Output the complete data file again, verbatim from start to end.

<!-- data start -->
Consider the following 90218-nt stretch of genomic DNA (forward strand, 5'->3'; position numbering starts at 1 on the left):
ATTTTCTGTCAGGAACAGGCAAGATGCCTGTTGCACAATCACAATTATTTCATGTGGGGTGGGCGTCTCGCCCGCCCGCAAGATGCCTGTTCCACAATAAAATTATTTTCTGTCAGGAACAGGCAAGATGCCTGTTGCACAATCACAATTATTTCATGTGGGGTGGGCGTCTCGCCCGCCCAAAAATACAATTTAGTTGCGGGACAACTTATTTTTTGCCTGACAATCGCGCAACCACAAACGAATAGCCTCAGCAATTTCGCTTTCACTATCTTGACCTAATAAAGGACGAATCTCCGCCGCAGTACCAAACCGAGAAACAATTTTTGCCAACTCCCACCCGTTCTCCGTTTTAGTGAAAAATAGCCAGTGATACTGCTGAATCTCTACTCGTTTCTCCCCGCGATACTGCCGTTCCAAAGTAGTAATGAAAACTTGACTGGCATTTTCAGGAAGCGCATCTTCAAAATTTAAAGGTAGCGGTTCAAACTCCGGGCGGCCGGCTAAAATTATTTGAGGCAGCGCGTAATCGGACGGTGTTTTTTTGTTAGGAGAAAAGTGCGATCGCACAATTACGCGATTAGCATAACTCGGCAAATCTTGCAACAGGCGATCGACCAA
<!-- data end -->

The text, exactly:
Consider the following 90218-nt stretch of genomic DNA (forward strand, 5'->3'; position numbering starts at 1 on the left):
ATTTTCTGTCAGGAACAGGCAAGATGCCTGTTGCACAATCACAATTATTTCATGTGGGGTGGGCGTCTCGCCCGCCCGCAAGATGCCTGTTCCACAATAAAATTATTTTCTGTCAGGAACAGGCAAGATGCCTGTTGCACAATCACAATTATTTCATGTGGGGTGGGCGTCTCGCCCGCCCAAAAATACAATTTAGTTGCGGGACAACTTATTTTTTGCCTGACAATCGCGCAACCACAAACGAATAGCCTCAGCAATTTCGCTTTCACTATCTTGACCTAATAAAGGACGAATCTCCGCCGCAGTACCAAACCGAGAAACAATTTTTGCCAACTCCCACCCGTTCTCCGTTTTAGTGAAAAATAGCCAGTGATACTGCTGAATCTCTACTCGTTTCTCCCCGCGATACTGCCGTTCCAAAGTAGTAATGAAAACTTGACTGGCATTTTCAGGAAGCGCATCTTCAAAATTTAAAGGTAGCGGTTCAAACTCCGGGCGGCCGGCTAAAATTATTTGAGGCAGCGCGTAATCGGACGGTGTTTTTTTGTTAGGAGAAAAGTGCGATCGCACAATTACGCGATTAGCATAACTCGGCAAATCTTGCAACAGGCGATCGACCAA